So what's the secret of ensuring quality control across such a broad range of work? "We have a really unique way of commissioning," reveals Atkinson. "Instead of just giving a writer a fee and leaving them to it, we select the writer and then work with them on their own application to the Arts Council. The writers can then use a portion of the commission fee to employ dramaturgs and mentors, as well as run development workshops, so in a sense they become self-producers."

This is the first year HighTide has commissioned five new works in a single season. All of them will play in Aldeburgh and Walthamstow, where the festival returns after a successful launch last year (it sold over 7,500 tickets over two weeks). And further expansion is on the horizon. Next year the company will be a central part of Walthamstow's stint as London Borough of Culture, and there are plans to launch a festival in Lowestoft from 2021. 

"I enjoy the way we can create work for different audiences," enthuses Atkinson. "Songlines, for example, is a very Suffolk story but it will be great to see how it plays in Walthamstow. Next year we're commissioning a piece about a female MC, who are currently massively underrepresented in the very male UK grime scene, which will be a really interesting addition to the Aldeburgh season. I like the idea of sharing different flavours between audiences."

For all its growth and change over the years, the support of new writers is still the central tenet of HighTide's raison d'être. But with other companies and venues increasingly following its example, I'm curious to know if Atkinson can ever see this changing.

"People always say now that new writing is ubiquitous. But I don't think that's true. Supporting new artists is a very specialised thing, and we've worked with our audiences over the years to help them appreciate the value of brand new work. That is why HighTide will always be such a good place to find gems of the future."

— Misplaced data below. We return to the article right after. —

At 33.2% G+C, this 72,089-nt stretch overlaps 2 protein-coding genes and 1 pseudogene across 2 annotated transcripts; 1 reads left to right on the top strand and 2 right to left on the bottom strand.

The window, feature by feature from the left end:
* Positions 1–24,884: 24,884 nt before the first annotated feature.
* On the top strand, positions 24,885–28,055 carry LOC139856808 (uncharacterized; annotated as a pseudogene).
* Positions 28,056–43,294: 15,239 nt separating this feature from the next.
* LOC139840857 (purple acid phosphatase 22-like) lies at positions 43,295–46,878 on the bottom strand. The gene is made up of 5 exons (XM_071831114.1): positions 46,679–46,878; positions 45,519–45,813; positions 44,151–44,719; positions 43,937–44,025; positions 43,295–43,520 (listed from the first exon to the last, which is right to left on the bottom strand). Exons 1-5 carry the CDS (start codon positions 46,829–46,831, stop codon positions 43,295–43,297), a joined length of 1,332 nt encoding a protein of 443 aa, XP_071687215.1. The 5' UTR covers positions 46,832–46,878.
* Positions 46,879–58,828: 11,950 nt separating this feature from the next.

And, having been at the centre of it for over a decade, what is his take on the future more broadly for the UK theatre industry? These are changing and uncertain times for arts funding, as well as attitudes to new writing and culture in general.

"I feel really positive about the future. But we have to hold on to, and keep growing, our audience. My concern is that as a business theatre bashes itself a lot. We should continue to get better, of course, but we must never take for granted what we already have. If we do and we lose the audience we have already built, we will end up in a bad place."

As ever with Atkinson, the audience comes first. Which is why it seems a sure bet that next year he will find himself in hot demand, whatever the future may hold.

HighTide 2018 is in Aldeburgh from 11-16 September and Walthamstow from 18-30 September. For full programme visit HighTide.org.uk


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Topics: Interview